There’s been quite an evolution in one Office lately.
One member of the White House new-media team came to work on Tuesday, right after the swearing-in ceremony, only to discover that it was impossible to know which programs could be updated, or even which computers could be used for which purposes. The team members, accustomed to working on Macintoshes, found computers outfitted with six-year-old versions of Microsoft software. Laptops were scarce, assigned to only a few people in the West Wing. The team was left struggling to put closed captions on online videos.
Do you have to be sooooo techno-fluent? Maybe not. Should you surround yourself with people who are? Great leaders show they have the tendency to seemingly accomplish great acts alone. Often they rely on many individuals who have extreme proficiencies in areas they do not. Do you have to know how to do everything -probably not.
Should you understand the conversation about technology? Yes, it helps you participate in a meaningful way. This is why we have to ensure access for populations that are under-served.
And …[Obama Staff]…officials in the press office were prepared: In addition to having their own cellphones, they set up Gmail accounts, with approval from the White House counsel, so they could send information in more than one way.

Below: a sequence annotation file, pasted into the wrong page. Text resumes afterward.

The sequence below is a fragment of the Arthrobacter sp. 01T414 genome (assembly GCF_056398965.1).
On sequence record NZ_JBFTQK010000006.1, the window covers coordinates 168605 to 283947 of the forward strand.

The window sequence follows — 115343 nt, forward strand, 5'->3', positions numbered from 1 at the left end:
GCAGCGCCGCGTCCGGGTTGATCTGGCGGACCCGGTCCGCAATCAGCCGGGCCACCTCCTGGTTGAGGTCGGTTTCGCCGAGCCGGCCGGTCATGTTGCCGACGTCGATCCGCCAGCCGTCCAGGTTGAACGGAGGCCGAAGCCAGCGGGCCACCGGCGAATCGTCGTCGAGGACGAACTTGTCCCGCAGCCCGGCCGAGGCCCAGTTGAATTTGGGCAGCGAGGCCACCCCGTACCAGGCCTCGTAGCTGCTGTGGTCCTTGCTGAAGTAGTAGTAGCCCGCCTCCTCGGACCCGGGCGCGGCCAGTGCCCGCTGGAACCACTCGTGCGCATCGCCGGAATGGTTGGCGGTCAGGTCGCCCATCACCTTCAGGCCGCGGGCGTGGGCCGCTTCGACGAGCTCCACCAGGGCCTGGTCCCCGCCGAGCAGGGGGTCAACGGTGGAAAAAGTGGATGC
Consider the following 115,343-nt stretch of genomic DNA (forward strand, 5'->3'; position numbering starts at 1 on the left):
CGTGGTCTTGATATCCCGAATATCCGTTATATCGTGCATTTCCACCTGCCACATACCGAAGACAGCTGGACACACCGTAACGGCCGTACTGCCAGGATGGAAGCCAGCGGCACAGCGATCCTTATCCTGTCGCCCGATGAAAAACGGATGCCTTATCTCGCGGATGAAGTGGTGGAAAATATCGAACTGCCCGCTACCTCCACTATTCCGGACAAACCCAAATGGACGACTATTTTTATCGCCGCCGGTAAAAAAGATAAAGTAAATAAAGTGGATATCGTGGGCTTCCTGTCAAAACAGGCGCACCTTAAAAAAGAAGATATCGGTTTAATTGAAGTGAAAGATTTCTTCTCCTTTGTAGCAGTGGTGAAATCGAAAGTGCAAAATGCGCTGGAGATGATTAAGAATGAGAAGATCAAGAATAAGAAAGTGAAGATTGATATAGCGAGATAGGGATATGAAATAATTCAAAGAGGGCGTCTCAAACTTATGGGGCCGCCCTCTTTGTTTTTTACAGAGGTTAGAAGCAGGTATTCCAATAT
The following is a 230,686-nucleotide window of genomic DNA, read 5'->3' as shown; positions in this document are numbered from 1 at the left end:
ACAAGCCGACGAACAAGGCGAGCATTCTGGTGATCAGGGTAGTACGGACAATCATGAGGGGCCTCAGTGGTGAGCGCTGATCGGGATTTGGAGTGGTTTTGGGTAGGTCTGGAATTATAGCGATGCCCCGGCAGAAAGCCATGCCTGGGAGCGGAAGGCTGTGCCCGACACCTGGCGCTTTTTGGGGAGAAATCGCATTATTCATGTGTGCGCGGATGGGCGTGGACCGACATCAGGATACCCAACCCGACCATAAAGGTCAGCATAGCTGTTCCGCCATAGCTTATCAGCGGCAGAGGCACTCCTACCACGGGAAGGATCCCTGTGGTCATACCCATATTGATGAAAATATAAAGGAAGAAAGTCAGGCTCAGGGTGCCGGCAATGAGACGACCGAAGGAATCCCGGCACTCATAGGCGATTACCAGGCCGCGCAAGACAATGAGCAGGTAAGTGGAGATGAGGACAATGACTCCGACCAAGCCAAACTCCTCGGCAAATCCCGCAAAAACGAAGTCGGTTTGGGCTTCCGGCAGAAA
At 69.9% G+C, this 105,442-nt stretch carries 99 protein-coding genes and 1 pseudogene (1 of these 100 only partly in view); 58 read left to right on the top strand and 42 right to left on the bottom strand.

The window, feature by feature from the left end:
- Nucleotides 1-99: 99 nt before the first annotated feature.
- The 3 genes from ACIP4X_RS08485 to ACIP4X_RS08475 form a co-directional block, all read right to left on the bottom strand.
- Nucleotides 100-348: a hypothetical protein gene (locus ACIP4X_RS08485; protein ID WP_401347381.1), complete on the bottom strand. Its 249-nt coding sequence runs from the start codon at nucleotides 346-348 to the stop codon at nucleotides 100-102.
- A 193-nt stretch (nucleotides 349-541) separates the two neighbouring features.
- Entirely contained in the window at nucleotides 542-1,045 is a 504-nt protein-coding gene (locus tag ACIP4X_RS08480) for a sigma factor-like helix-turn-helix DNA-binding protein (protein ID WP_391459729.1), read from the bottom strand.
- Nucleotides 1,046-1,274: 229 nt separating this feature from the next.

What’s the real aversion to using technology strategically? What we may find is not that we dislike technology if we really think about it. If we think about who we can benefit by sharing information, this changes where we feel the resistance. We may feel it less internally; we may find that we are willing to endure more to help others.
It may be that some of us are far more discerning and critical of sub-par technologies.
All of us are no doubt using many successful technologies in our every day lives (and yes, I absolutely believe a book is a piece of technology so successful that very few people think about how successful it is).
Use discernment advantageously. Remind those of us who adopt too early and heap platitudes upon Pownce, “Hey, have you thought about why it won’t work?” Ah! So much better than, “I don’t get it.”
This does not abdicate personal responsibility; instead it requires our participation and collaboration.
Use your abilities to become part of the conversation; do not let your abilities become stagnant allowing yourself to be removed from the conversation.
We think, “Should the most powerful office in the world be among the technologically most proficient?” Watch the evolution we all must go through:
We must use the new tools; we must be mindful of tradition. We think, “If I’m not good at it, who is?” We think, “who will this benefit?” What else do we think?